Oh, there were changes, sure, she noted unhappily. A mustache and razor-edged goatee framed his full lips now (those lips had been her heaven when they were in college), and streaks of gray hair had infiltrated his black skull trim at the temples and above his forehead.
The remnants of the boy he’d been (only twenty-one when they first met) were long gone. He was all man now. A thousand percent.
But those eyes.
Nothing about those eyes had changed.
They were still vaguely asymmetrical for one thing, and the way one thick black brow sat a little higher than the other gave him the familiar cynical, seen-it-all look that had always reminded her of Han Solo. Their color? Brown to black, depending on how pissed off (or passionate) he was at any given moment.
Laser-focused and unsmiling, those eyes locked on to her face and held on the way a broke guy hangs on to a winning lotto ticket.
“Daniel,” she said.
He stilled, his intensity sharpening as though he wanted to snatch the sound of her voice out of the air and examine it in minute detail.
And she, meanwhile, lapsed into the kind of brainless staring that made women look like fools.
Then she caught herself.
Having played the fool for this man before, she damn sure wasn’t about to do it again. No matter how good he looked.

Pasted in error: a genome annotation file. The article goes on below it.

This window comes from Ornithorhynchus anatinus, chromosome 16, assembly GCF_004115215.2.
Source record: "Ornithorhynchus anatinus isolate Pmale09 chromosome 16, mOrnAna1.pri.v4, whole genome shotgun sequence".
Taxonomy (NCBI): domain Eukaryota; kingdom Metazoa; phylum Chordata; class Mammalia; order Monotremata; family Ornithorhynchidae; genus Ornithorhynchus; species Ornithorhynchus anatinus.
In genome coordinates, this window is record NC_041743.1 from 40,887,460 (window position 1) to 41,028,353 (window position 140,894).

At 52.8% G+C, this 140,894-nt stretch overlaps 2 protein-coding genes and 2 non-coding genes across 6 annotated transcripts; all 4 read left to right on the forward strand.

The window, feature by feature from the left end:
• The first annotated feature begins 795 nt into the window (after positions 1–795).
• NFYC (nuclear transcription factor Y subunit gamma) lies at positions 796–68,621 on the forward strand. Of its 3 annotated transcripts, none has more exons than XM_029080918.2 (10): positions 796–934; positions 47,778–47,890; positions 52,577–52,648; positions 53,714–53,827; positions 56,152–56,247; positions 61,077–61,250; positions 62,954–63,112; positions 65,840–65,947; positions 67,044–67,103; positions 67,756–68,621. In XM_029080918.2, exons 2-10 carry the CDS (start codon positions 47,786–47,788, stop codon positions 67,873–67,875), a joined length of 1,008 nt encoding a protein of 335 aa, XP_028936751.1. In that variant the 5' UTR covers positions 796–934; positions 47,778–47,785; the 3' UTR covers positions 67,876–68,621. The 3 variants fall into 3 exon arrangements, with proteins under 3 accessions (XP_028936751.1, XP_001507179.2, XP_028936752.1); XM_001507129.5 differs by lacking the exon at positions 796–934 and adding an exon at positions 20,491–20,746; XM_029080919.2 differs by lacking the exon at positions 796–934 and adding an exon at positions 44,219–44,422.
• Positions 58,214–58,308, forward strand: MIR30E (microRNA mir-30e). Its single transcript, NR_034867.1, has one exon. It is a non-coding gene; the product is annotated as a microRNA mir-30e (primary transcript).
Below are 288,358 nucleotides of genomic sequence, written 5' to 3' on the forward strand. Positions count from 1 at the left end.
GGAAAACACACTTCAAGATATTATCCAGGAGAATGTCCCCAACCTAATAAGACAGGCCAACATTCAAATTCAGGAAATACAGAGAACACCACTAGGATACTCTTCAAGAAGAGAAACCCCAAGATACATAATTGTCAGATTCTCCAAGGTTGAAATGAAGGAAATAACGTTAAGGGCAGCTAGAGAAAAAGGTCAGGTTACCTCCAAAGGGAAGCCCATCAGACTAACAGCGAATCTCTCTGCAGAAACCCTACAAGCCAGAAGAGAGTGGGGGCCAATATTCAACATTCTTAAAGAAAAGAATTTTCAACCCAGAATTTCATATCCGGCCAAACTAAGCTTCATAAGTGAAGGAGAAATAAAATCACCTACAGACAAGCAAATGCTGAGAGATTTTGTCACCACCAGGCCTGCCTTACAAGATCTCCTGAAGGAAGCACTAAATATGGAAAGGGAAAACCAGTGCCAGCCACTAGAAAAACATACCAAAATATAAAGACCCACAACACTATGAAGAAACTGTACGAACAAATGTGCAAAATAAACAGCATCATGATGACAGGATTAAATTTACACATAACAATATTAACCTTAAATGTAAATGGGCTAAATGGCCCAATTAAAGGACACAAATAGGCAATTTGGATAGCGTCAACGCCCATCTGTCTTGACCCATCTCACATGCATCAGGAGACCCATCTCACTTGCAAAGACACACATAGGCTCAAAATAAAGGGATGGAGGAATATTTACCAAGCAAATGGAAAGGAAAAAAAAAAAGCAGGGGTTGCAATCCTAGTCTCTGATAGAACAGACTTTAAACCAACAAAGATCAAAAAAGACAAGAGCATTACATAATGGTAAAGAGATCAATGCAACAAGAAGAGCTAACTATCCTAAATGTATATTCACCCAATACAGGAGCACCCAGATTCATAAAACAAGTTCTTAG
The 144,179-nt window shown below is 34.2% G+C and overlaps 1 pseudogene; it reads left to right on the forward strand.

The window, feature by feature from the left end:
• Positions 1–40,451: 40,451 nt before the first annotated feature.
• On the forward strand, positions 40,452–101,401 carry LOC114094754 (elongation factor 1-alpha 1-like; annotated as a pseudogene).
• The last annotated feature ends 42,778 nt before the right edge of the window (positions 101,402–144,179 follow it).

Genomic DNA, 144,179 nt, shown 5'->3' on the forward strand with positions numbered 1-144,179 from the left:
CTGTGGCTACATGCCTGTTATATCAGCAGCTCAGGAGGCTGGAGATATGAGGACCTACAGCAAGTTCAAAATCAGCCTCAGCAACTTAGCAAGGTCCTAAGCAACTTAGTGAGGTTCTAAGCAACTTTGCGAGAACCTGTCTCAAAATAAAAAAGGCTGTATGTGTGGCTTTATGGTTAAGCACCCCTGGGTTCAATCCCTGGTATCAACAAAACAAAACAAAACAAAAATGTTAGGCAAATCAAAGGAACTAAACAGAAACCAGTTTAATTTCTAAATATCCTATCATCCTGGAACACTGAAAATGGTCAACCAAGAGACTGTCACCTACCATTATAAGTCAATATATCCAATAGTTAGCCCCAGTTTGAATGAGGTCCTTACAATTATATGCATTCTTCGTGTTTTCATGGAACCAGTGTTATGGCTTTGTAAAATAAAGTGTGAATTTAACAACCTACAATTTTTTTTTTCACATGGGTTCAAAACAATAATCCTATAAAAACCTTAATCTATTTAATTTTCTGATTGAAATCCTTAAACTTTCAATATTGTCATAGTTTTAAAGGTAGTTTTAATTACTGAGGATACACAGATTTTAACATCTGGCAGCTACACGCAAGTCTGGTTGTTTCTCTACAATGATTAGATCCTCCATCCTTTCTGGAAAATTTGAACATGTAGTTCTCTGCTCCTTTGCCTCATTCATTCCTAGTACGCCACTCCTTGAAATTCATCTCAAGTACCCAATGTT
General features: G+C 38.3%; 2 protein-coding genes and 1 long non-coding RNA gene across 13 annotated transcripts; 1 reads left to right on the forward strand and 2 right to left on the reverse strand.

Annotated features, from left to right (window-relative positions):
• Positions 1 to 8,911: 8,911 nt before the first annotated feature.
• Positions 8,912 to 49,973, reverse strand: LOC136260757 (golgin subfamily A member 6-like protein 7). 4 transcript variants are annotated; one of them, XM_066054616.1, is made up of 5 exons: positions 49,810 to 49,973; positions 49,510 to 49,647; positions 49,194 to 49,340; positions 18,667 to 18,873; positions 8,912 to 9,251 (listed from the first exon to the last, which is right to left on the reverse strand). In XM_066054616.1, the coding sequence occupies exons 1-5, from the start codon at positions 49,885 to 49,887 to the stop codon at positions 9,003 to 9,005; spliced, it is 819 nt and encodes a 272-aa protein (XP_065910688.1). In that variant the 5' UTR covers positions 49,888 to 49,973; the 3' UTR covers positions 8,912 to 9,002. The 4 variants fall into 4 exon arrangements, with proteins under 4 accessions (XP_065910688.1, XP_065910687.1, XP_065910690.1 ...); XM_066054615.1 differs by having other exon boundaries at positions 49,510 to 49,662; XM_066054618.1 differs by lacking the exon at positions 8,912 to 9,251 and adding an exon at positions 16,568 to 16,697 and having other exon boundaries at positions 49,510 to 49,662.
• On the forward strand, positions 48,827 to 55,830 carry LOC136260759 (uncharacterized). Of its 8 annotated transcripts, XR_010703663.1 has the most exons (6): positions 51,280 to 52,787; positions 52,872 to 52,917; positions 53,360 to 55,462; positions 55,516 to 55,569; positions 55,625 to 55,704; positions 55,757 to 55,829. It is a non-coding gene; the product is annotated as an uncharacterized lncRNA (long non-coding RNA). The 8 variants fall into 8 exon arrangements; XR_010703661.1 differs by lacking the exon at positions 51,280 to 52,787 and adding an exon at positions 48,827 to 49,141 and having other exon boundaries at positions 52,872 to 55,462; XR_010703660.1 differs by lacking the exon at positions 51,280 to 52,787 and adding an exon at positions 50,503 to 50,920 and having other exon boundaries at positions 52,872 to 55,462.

“They said your flight got canceled because of the wildfires out west.” She tried to sound brisk and aloof, a tough feat to manage with her face flaming like those poor incinerated trees. “We didn’t expect you.”
Daniel’s jawline tightened into marble. “Well, you had to know I’d come back one day.”
The faint note of mockery in his voice stiffened her spine.
Bastard. Like she’d waited in suspended animation for this glorious day to arrive? Please.
“Why would I know that?” Without waiting for an answer, she looked to the man standing behind Daniel. The one she’d barely noticed. She meant to be warm and welcoming, but all she managed was a brittle smile that felt like needles piercing her cheeks. “And who is this?”
“Sorry,” Daniel said, a steely edge to his voice now. “Zoya Thomas, this is my buddy from Napa. Sean Baldwin.”
In her dazed state, Sean’s features barely registered, but Zoya did her best to see him. Tall, brown-skinned and handsome, he wore a nice suit and seemed like a decent enough human being.
“Great to meet you,” Sean said, shaking hands with both the women.
“Sofia Abbaté,” Sofia told the men.
“Sofia?” Interest flared behind Daniel’s eyes. “You’re Ethan’s girl.”
“Well…yes.” Sofia grinned. “He’s mentioned me?”
“Mentioned you? Yeah, let’s go with that,” Daniel said.
He smiled, and Zoya damn near swooned.
As if she needed to see those straight white teeth, those dimples and that buoyant flash of enthusiasm. As if she needed another reminder of all the ways he remained the same.
Her stomach knotted around an unwanted pang of longing.
The reaction qualified her as stupid. Possibly stupider than she’d ever been. Fourteen years ago, she’d been a green newbie to the ways of sex, love and Daniel Harper.